Synthetic marijuana brands including “K2” and “Spice” have become a major public health concern after teenagers started to turn to this chemically altered substitute in place of real pot, since it's easily obtained over the Internet and at gas stations. During a period of five days, upward of 120 people across the state of Texas overdosed as a result of smoking synthetic marijuana.
At this time no deaths related to the inhalation of synthetic marijuana have been reported, and cases have been localized to the Dallas and Austin areas. State police have confirmed that the sale of the drug likely originated with a Dallas supplier. Police are also investigating if the pot substitute may have been laced with another drug, and toxicology reports will confirm if all overdoses were related to the same batch.
“We don't know what they are putting into these synthetic drugs," Dr. James d’Etienne of Baylor Medical Center, where most of patients who overdosed on synthetic marijuana were taken, told WFAA. "Several of them came in with similar symptoms of psychosis, altered mental status, abnormal behavior - ranged from very sedated to an agitated state”
According to the National Institute on Drug Abuse, synthetic marijuana products such as K2 and Spice contain dried plant material mixed with designer chemical additives that cause mind-altering effects. Although the Drug Enforcement Administration has currently banned the sale, purchase, and possession of Spice by designating its five common active ingredients as Schedule I controlled substances, controlling it is still made difficult by synthetic marijuana manufacturers who change the compound to include other ingredients that may be more deadly and addictive.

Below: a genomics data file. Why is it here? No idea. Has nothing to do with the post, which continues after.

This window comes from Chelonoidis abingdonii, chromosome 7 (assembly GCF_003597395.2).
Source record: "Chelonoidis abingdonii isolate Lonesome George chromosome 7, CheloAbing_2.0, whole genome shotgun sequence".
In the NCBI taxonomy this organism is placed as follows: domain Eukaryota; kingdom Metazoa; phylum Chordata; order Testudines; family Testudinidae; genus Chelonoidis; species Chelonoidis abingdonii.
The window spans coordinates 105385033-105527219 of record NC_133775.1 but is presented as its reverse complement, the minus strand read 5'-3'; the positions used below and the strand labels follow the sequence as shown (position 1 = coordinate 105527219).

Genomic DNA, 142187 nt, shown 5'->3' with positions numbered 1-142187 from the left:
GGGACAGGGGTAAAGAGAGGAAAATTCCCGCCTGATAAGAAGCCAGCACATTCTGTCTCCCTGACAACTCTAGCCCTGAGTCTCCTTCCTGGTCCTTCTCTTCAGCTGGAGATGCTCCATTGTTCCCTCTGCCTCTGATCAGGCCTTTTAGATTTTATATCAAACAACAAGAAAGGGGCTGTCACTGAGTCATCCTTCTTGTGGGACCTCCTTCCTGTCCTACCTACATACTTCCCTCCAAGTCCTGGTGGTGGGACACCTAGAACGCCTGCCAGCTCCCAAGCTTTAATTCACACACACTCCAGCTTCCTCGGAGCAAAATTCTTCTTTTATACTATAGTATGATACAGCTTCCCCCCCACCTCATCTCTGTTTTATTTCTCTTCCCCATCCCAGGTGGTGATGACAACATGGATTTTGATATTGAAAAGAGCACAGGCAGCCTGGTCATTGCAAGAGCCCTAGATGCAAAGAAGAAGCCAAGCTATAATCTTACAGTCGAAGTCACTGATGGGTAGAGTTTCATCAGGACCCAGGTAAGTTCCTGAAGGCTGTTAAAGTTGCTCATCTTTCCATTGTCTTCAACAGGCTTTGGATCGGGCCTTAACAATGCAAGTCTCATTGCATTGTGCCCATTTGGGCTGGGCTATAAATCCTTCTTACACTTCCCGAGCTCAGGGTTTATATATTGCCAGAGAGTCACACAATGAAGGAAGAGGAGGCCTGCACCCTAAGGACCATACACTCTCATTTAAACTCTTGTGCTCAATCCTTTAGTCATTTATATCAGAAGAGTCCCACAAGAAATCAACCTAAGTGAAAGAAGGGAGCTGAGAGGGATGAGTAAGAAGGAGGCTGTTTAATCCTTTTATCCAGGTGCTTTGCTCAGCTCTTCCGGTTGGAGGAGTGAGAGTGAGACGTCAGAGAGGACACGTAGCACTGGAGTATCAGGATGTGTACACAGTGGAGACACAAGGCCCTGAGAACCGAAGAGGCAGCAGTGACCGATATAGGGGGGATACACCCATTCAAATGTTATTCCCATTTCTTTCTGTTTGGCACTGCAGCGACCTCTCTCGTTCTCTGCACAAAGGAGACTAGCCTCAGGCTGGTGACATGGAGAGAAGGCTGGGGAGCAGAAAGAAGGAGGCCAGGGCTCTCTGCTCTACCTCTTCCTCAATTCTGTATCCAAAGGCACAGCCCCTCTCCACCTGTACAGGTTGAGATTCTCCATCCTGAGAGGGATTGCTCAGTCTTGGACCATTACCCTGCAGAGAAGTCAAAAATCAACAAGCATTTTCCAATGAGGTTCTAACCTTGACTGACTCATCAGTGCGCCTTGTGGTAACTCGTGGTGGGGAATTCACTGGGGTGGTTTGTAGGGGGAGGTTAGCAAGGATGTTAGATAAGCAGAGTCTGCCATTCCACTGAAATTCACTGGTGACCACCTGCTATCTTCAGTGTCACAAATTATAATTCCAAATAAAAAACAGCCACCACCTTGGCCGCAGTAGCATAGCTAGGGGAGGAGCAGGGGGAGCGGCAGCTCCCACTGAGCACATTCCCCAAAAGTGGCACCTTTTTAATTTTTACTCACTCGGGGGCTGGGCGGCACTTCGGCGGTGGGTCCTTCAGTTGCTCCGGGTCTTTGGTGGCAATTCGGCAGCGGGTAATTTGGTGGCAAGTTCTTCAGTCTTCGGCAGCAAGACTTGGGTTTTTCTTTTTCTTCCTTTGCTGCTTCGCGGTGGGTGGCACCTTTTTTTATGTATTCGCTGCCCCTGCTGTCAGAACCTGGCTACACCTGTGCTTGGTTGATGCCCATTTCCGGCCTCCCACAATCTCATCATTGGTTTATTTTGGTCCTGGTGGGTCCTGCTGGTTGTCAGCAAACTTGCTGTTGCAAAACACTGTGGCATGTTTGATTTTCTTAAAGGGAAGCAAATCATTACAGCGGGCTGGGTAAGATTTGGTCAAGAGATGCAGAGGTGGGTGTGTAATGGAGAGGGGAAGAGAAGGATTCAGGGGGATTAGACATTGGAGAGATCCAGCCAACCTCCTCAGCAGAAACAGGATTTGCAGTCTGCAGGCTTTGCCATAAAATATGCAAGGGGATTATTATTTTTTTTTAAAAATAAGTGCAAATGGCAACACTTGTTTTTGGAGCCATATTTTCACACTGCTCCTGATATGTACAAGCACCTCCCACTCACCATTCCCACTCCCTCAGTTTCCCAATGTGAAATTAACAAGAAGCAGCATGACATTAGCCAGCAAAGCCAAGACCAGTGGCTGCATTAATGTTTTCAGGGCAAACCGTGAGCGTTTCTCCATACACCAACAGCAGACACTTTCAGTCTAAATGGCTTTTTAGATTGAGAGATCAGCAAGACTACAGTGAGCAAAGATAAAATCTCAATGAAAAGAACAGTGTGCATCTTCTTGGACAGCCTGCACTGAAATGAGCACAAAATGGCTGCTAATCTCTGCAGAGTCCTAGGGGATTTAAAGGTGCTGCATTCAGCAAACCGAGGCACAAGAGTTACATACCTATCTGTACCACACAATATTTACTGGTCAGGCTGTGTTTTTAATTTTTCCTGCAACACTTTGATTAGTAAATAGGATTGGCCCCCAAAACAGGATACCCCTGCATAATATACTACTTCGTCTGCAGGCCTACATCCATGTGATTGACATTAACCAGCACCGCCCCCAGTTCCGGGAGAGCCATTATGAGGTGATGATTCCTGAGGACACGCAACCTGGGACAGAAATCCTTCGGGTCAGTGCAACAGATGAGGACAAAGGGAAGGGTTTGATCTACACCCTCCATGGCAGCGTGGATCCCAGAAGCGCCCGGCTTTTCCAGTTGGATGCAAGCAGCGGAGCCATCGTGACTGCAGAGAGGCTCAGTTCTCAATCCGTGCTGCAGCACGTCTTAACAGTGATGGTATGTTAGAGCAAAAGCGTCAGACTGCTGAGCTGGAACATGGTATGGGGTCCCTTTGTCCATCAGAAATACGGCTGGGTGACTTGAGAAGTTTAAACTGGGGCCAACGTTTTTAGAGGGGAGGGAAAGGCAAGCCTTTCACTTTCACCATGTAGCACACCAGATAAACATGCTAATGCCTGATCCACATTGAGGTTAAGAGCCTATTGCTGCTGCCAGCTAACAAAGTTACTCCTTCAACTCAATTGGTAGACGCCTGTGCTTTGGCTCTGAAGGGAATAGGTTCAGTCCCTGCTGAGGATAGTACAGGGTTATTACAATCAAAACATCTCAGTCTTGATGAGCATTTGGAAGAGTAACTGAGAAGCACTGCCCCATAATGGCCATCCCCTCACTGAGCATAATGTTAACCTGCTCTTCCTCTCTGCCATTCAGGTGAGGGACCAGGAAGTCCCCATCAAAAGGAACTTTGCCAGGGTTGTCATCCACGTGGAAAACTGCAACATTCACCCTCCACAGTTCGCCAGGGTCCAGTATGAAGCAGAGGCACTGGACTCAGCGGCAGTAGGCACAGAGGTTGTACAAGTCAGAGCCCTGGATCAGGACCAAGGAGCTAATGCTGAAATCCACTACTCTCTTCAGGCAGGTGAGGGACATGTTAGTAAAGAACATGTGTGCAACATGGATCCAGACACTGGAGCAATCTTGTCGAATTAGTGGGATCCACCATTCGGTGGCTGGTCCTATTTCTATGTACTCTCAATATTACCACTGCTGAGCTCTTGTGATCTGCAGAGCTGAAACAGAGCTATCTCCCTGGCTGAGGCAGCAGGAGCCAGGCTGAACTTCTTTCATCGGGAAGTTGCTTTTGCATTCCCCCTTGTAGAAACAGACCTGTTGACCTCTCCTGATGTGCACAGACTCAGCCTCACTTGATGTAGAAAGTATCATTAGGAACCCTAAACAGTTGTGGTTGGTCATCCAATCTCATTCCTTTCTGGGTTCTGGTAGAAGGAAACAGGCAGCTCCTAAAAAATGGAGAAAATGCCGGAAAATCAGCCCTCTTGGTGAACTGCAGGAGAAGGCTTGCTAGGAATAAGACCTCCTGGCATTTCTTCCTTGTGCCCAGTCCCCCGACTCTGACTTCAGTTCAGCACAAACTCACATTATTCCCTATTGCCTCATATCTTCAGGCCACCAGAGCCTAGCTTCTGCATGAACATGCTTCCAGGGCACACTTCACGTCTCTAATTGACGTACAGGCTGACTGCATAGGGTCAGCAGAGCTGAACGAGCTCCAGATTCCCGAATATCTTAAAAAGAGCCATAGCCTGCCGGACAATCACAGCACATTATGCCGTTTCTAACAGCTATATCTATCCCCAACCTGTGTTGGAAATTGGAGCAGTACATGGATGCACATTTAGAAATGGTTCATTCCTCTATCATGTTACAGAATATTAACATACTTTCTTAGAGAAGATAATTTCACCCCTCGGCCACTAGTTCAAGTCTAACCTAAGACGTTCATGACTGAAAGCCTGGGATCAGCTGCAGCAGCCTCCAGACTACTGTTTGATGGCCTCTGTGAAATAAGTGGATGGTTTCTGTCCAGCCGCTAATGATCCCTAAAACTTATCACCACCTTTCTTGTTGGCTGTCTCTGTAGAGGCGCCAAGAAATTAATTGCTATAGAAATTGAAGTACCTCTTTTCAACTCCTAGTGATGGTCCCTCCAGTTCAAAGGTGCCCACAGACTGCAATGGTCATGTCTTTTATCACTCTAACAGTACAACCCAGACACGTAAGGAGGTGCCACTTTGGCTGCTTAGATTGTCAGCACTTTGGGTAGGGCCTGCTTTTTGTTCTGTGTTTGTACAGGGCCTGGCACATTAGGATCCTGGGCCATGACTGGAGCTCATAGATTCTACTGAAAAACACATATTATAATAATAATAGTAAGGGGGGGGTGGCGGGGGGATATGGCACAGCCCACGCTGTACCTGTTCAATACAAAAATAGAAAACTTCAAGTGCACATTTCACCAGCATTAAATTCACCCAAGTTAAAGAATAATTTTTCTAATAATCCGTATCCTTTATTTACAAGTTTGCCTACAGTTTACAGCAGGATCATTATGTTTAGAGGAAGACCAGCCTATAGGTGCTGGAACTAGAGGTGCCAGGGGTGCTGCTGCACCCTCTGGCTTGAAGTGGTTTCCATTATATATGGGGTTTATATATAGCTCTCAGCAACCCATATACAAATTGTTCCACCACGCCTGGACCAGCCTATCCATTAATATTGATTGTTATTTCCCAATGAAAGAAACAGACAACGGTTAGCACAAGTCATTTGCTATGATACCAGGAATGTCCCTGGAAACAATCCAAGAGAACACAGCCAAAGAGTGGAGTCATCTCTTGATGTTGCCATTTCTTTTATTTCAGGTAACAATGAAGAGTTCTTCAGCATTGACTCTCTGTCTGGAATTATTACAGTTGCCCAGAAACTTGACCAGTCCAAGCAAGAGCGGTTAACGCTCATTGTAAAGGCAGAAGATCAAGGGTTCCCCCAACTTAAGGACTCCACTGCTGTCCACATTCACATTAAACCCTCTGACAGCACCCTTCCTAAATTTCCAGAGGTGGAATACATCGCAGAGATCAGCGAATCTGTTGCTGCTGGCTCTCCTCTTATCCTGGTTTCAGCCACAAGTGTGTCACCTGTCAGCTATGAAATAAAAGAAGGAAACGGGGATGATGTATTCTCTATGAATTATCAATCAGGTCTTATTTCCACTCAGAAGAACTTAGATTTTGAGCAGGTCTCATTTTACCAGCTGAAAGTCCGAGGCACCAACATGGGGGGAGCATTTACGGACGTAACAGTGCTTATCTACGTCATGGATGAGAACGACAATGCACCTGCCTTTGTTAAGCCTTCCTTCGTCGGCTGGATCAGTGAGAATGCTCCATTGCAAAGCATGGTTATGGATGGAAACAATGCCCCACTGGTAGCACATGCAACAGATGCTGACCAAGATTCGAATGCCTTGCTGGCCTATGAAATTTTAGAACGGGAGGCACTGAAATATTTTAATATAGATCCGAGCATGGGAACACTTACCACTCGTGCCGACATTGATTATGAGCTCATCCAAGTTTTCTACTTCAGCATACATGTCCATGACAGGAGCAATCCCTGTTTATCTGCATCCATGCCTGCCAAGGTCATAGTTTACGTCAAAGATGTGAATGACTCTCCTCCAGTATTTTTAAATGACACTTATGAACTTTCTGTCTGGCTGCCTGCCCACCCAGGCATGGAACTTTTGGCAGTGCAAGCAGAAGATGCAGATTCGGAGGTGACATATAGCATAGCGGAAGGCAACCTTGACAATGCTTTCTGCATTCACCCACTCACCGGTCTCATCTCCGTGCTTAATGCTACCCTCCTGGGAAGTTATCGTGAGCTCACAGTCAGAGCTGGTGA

Some of the side effects of synthetic marijuana use reported to Poison Control Centers include increased heart rate, nausea, confusion, anxiety, paranoia, and hallucinations. Overdose victims in Texas ranged from teenagers to adults in their mid-fifties, many of which had to be sedated or kept under watch to prevent self-harm.
A report released by the Centers for Disease Control and Prevention last December revealed that 221 people in Colorado had been sickened by synthetic marijuana after an alarming amount of emergency room visits were tied to Spice use. Hospitals and the Colorado Bureau of Investigation traced 127 cases back to the Denver area and Colorado Springs. Sixty-four percent of patients reported high blood pressure, 32 percent were agitated, and 25 percent said they had experienced confusion.